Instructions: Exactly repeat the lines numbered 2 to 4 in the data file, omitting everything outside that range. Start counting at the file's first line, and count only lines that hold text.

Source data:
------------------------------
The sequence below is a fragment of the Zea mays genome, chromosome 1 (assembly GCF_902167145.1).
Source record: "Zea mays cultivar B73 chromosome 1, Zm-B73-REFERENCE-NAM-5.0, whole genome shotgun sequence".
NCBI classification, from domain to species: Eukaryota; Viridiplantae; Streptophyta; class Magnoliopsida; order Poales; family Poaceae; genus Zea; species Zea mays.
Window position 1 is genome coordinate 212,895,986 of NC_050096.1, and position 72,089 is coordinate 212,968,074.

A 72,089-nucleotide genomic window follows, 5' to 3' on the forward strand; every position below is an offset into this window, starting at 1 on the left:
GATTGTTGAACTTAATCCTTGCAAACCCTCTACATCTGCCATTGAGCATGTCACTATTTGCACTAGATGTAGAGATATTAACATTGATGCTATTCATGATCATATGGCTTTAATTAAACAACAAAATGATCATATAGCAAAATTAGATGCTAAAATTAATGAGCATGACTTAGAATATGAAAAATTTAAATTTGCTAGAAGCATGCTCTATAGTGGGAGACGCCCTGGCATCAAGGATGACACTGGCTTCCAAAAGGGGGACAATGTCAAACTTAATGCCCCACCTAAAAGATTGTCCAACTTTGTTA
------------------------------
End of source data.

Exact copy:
Source record: "Zea mays cultivar B73 chromosome 1, Zm-B73-REFERENCE-NAM-5.0, whole genome shotgun sequence".
NCBI classification, from domain to species: Eukaryota; Viridiplantae; Streptophyta; class Magnoliopsida; order Poales; family Poaceae; genus Zea; species Zea mays.
Window position 1 is genome coordinate 212,895,986 of NC_050096.1, and position 72,089 is coordinate 212,968,074.